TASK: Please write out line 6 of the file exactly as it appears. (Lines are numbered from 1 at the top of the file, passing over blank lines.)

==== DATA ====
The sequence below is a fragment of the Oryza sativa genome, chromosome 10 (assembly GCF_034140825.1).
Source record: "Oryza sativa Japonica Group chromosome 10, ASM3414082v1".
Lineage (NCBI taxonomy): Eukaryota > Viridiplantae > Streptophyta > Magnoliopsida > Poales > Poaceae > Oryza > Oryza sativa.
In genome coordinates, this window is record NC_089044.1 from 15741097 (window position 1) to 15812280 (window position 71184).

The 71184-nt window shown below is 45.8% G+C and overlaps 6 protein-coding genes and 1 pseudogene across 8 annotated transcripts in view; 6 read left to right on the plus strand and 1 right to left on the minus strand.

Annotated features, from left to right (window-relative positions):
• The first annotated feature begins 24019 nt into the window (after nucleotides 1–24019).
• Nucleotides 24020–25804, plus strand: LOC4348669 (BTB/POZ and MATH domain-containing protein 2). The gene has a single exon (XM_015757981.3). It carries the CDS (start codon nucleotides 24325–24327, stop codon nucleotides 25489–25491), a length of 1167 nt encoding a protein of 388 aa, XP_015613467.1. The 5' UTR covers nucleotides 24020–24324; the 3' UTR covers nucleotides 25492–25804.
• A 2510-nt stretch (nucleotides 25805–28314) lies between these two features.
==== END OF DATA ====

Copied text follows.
Annotated features, from left to right (window-relative positions):